5 Ways to Adapt to a Harsh Environment

Posted by on Feb 10, 2017 in Blog | 5 comments

I recently hiked the Peralta trail, just east of Apache Jct., AZ (Phoenix). It’s a six-mile hike up a desert canyon with a 1,500 foot elevation change. Yeah, it was a good workout! I was hiking with my seminary buddy, Dr. Bob Hunter, who is 10 years younger and a good athlete. I was able to keep up with him, by utilizing the tourist trick—stopping and saying something about the scenery! “Oh, look over there! Isn’t that rock formation cool?” He would stop and look while I sucked air!

Both of us did stop often to marvel at the mighty sentinel of the Sonoran desert, the saguaro cactus. This is the only desert in the world where these beauties exist. They are amazing plants, growing up to 40 feet tall and living up to about 150 years. Saguaros were scattered all over the canyon that we were hiking, like desert billboards.

What amazes me about the saguaro is their ability to survive and even thrive in a harsh desert environment. I think that God gave us plants like the saguaro to teach us about life. Thus, I want to suggest 5 ways to adapt to a harsh environment.

  1. Utilize the good times when you can, because they don’t last forever. Saguaros survive because they store water in the season of abundance. These cacti have an amazing ability to pull in hundreds of gallons of water, when it is available, and store it for the future dry season. It is a reminder that in seasons of abundance, store for future down times. Whether it is finances, friendships or business opportunities, don’t squander your abundance today, because you will need it in the future.
  2. Believe that personal growth is possible, even in the desert seasons. Saguaros grow at a very slow rate, but they keep at it their entire lives. Growth is possible in a harsh environment. Truth be told, we often do our best growing in the hardest of times.
  3. Develop internal fortitude. Saguaros constantly grow a strong internal framework of woody ribs to support their burgeoning weight. Local Indian tribes used to utilize the ribs of dead saguaros for building material. It is important in life to develop your inner person. This is vital soul work that must be done day-by-day through spiritual disciplines (see book recommendation below).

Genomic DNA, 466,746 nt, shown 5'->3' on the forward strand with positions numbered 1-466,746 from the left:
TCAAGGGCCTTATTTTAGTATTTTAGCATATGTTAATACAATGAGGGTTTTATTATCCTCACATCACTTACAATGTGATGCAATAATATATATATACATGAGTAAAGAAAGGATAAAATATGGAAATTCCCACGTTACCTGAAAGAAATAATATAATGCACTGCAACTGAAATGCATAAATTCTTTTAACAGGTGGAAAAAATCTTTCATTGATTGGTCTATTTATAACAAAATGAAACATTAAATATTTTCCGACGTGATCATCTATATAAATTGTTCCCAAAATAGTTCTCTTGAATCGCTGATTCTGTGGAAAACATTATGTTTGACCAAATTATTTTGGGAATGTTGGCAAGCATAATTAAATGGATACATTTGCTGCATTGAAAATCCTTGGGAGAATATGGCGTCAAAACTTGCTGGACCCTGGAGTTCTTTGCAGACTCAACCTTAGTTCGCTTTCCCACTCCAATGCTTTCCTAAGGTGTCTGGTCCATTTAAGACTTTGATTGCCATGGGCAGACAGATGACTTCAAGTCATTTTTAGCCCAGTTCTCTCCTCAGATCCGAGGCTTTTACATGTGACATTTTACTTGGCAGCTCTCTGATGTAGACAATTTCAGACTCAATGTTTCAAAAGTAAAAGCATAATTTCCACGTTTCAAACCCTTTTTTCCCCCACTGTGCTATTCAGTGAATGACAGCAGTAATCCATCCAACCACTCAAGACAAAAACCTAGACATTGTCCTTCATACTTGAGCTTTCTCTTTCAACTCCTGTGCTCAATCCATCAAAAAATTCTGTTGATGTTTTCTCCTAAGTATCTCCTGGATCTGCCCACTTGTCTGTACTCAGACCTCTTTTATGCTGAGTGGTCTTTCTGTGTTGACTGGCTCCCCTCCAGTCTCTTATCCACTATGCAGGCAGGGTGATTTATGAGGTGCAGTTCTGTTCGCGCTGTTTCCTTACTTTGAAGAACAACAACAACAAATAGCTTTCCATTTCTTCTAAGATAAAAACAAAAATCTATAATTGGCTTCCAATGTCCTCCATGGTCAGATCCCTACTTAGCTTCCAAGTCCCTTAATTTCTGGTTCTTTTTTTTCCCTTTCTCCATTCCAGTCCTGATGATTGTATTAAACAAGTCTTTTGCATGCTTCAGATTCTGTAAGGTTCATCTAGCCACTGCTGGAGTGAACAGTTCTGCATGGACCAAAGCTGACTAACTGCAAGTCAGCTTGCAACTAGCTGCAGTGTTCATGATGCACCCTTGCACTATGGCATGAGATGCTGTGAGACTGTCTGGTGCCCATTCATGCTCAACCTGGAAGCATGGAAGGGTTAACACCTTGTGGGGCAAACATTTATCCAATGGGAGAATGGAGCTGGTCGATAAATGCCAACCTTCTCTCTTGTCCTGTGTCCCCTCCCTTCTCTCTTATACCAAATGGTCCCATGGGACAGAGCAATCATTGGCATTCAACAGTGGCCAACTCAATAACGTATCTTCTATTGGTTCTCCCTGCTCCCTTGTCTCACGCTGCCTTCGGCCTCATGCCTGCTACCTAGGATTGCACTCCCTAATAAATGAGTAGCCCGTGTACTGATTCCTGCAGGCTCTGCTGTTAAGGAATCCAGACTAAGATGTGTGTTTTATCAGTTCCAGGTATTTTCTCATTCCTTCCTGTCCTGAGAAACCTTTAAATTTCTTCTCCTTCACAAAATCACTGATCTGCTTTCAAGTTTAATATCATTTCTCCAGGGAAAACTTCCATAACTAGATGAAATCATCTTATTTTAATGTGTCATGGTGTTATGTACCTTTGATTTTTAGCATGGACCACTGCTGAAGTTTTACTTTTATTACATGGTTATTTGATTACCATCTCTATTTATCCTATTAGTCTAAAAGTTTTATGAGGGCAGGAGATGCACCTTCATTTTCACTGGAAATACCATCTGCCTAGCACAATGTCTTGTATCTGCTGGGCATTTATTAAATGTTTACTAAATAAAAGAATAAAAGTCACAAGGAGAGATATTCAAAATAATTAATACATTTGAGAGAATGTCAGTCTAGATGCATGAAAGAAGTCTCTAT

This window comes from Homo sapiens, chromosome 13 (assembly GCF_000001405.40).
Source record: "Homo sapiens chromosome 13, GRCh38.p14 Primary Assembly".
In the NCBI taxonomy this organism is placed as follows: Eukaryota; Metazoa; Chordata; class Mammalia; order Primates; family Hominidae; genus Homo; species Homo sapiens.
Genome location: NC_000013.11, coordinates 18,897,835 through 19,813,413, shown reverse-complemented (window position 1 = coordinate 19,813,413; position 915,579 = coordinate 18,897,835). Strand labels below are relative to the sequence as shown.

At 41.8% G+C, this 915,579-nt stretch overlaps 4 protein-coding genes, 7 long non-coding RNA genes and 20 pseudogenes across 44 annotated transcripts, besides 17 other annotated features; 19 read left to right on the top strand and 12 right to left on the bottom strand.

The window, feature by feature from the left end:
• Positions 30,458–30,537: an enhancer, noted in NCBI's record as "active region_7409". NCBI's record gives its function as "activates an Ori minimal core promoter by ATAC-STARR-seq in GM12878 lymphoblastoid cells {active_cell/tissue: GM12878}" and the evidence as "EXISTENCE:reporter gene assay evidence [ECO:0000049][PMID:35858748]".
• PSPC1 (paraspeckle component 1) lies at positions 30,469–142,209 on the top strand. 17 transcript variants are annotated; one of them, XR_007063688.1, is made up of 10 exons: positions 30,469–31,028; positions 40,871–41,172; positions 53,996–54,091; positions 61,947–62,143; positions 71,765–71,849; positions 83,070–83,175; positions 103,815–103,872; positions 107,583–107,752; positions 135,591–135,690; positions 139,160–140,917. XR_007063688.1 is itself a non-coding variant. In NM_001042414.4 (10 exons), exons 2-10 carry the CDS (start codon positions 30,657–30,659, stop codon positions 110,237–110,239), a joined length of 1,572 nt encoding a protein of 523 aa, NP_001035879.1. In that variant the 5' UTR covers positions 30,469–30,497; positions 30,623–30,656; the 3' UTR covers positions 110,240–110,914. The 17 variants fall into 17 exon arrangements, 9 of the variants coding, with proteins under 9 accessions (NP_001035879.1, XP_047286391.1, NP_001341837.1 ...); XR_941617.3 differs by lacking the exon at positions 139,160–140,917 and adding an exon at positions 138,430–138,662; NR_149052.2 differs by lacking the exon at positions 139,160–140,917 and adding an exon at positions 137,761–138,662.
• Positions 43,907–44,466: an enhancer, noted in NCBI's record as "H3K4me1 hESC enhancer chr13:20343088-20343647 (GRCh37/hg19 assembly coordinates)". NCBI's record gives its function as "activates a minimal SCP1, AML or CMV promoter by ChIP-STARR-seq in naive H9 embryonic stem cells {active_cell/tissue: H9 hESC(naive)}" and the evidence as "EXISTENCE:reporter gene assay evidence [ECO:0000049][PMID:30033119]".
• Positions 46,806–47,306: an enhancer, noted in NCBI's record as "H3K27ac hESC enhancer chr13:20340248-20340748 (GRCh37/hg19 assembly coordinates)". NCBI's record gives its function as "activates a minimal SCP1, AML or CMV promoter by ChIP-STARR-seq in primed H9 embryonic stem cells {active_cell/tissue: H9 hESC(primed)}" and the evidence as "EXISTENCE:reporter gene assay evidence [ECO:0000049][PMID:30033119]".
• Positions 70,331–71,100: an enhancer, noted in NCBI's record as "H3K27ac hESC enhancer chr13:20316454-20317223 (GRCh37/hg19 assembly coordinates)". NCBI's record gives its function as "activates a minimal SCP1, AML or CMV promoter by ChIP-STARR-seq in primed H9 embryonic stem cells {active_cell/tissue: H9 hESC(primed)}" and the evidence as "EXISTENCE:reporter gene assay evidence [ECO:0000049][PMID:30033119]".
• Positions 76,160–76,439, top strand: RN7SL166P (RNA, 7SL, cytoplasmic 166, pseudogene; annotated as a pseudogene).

4. Choose to thrive in a harsh environment. The Sonoran desert averages just 7 inches of rain a year. It is brutally hot in the summer and cold in the winter. Yet, these tall beauties live twice as long as we do. Here’s the life lesson: attitude matters. You can whine and cry about the hard times, or decide to embrace the heat.
  5. Trust God for a season of blessing. I’ve seen the saguaro bloom in spring. They produce a cluster of beautiful white flowers that later turn into a sweet red pod. These pods are critical for many desert dwellers as a food source and for producing future generations of saguaro. And they bloom right before the harsh summer heat. God is good and knows where you are. He is diligently working on your behalf to not only bless you, but to help you be a blessing to others.

When you’re feeling the heat, remember the stately saguaro, and remember that you already have what you need to thrive in the desert seasons of life.

Remember, it is a crazy life, for everyone!

Dr. Tony

Book recommendation: Celebration of Discipline, by Richard Foster

 

5 Comments

  1. I really enjoyed your article and your 5 ways to adapt! At this unbelievable moment in life as I am choosing to thrive in a harsh environment, I am taking a page at of your play book using the tourist trick. As I’m pointing out some issues to my Heavenly Father, I’m sucking air on the sidelines…

  2. I really enjoyed this Tony I livrd in Baja and the huge cactus there were always strong as you said and we know they are sustained by God alone even in the harsh dry times .. as are we

  3. Thanks dad need this today! And reminds me of our old home!

  4. Thanks dad need this today! And reminds me of our old home!

  5. Thank you for another great lesson drawn while being in God’s creation. In January we were riding through that same dessert and marveled at those beautiful dessert giants.

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